We could not use the fact that Mr. Lester may have done shoddy work or incom- plete work to meet our bur- den of legal proof.” den of legal proof.” den of legal proof.” Cox also pointed to the fact that City Inspector Daniel Lecour, who was also arrested for filing false public documents in this case, had provided a certificate of completion to the work in 2008.

He said the DA’s Office decided to pursue the charge of filing a false application.

Cox said, “The gravamen of this offense was Mr. Lester’s false statement on his application (for a contractor’s license) that he had not previously been convicted when, in fact, he had been previously convicted of a misdemeanor offense.” Lester’s attorney (Franklin) filed the motion to dismiss that count of the bill of information on the grounds that it had not been timely filed. Franklin argued that any mis- conduct occurred in 2003, and the  original bill of information was not filed until 2009. The law required that under that interpretation of the facts that the bill of information had to be filed no later than 2007. However, Caddo prosecutors argued that the crime was continuing until 2009, and therefore, the bill of information was filed timely in charging Lester in 2009. Judge Dorroh subsequently ruled in favor of Lester.

Franklin also argued that the Louisiana Con- tractor’s Licensing Board had known that Lester lied on his application as early as 2003 and that their knowledge was imputed to the district attorney’s office since both offices are state agencies.

Broadway’s son, Lugene Broadway, appeared in Caddo District Court when Judge Dorroh handed down the ruling which dismissed the charges against Lester. He was the charges against Lester. He was the charges against Lester. He was visibly upset at the decision and very vocal about his frustration.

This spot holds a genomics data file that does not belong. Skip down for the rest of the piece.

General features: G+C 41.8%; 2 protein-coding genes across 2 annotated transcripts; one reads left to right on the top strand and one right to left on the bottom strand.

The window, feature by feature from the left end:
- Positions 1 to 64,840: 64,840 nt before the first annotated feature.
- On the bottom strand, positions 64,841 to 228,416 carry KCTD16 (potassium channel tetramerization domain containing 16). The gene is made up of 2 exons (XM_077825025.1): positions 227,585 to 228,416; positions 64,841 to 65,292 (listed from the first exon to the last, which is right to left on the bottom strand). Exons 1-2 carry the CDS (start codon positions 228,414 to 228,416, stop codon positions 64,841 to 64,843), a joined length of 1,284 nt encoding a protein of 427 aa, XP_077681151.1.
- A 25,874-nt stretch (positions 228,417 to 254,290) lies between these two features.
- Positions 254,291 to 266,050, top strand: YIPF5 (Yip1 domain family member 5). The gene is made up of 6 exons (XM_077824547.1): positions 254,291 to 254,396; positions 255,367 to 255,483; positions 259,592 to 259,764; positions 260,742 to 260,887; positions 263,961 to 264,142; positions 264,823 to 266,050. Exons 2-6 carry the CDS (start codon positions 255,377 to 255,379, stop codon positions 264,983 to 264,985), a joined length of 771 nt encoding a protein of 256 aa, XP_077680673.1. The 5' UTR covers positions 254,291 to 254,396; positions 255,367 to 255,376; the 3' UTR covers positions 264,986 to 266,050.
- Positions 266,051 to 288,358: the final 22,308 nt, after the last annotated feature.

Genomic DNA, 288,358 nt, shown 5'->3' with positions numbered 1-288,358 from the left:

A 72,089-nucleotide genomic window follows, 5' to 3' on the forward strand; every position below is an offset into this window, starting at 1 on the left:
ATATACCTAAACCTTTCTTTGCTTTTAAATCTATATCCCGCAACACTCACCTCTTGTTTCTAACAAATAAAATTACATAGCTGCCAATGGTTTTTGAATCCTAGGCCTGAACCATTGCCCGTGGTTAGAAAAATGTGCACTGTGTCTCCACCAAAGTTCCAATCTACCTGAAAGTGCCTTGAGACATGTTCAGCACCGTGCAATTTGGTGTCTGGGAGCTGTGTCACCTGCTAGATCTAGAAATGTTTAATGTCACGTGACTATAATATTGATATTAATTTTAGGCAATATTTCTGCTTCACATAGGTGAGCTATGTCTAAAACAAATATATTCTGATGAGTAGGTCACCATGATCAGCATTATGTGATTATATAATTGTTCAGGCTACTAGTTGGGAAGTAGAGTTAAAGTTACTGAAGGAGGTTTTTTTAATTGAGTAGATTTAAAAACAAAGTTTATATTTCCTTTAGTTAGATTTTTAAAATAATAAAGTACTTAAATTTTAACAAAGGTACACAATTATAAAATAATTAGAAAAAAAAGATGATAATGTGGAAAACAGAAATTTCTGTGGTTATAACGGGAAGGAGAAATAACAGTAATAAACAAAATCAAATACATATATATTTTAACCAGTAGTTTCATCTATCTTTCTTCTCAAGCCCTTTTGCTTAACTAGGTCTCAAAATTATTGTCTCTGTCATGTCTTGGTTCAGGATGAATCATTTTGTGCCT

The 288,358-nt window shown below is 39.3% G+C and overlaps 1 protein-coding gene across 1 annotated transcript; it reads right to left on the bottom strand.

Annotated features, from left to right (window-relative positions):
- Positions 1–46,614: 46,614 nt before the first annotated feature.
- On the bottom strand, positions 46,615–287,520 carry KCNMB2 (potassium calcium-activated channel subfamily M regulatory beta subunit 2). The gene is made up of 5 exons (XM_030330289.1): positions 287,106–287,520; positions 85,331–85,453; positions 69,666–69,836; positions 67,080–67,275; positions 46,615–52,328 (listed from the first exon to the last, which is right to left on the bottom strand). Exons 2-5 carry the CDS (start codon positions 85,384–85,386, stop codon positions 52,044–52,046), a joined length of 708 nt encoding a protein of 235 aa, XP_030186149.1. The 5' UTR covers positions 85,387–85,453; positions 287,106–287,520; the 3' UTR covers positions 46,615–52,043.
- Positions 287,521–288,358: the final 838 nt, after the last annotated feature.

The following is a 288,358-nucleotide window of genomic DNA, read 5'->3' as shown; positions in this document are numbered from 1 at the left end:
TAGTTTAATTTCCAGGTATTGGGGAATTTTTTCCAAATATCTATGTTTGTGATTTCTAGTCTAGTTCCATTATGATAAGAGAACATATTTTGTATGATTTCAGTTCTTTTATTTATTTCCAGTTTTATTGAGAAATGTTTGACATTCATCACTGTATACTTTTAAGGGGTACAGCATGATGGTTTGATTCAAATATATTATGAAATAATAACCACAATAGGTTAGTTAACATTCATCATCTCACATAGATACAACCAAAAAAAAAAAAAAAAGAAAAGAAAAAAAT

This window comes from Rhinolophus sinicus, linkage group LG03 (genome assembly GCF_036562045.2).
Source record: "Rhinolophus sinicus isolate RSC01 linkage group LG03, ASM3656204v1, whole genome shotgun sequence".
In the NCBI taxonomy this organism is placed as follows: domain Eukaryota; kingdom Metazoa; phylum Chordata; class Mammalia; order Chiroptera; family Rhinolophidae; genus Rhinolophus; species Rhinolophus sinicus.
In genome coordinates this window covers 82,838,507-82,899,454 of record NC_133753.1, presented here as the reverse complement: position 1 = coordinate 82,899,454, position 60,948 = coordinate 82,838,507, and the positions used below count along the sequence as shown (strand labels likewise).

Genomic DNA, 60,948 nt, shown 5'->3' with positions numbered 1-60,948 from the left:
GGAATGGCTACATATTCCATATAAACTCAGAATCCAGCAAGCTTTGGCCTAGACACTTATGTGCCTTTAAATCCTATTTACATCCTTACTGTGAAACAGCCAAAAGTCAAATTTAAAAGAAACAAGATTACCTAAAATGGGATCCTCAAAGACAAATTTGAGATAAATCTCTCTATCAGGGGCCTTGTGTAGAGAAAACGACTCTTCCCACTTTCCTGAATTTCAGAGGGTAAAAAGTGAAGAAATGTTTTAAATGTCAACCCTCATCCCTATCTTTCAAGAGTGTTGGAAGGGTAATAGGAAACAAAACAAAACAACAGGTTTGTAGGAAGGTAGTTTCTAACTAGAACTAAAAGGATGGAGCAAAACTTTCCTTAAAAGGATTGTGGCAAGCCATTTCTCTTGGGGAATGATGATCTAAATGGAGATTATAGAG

Broadway said he had been to court for each one of Lester’s court appearances seeking justice. He said his mother, who is legally blind, also had been coming to the court hearings as much as she could until it was just impossible for her to be there. He said he had decided to speak on behalf of his family who were victimized by the crimes committed and that he was aggravated that he never got the chance to tell the court their story.

Prator said Thursday that these cases merit swift prosecution, and the fact that the cases are allowed to drag out is detrimental to public confidence.

When asked if he had been to  breakfast with Smith earlier this week, Prator said, “Yes, I did. And I will tell you this. I’ve been to eat breakfast with Craig about 10 times in the last month, and I don’t care who knows about it.

“I’m very disappointed. I’m very disheartened. Once again, these cases of public corruption are not getting prosecuted. Here we have old and disabled people that are being taken advantage of along with the taxpayers who are funding it, and every case is being dropped. Next month, it will be five years since these arrests were made. The case of theft and the abuse to this old lady had already been dropped. Don’t get confused about this.

“The real thing is that this family has been taken advantage of, and nobody has paid for it except the taxpayers. And that’s because of a lack of prosecution.

Many of these victims are still alive and they have been reported as dead, and that simply was not true. This case on Lester was continued 17 times and then reset 11 times. And then the most egregious charge was just dropped, not prosecuted. And these charges were the ones that the district attorney’s office came up with themselves to get the warrants. They worked hand-inhand with us and said these charges were appropriate.

“I get calls about corruption and asked why more isn’t being done about corruption. It’s so frustrating to me. I’ve never had a single discussion with the district attorney to explain why these cases are being dropped.

“You can’t get mad and appeal the judge’s decision. It’s been five years. Give me a break,” said Prator.

When contacted and asked if he plans to seek the office of district attorney this year, Smith said, “That decision has not yet been made, but I have had many people asking me to run.”

Smith refused to answer our question when asked if Prator had asked him to run.

“I’m not about to discuss what was talked about in a private conversation,” said Smith.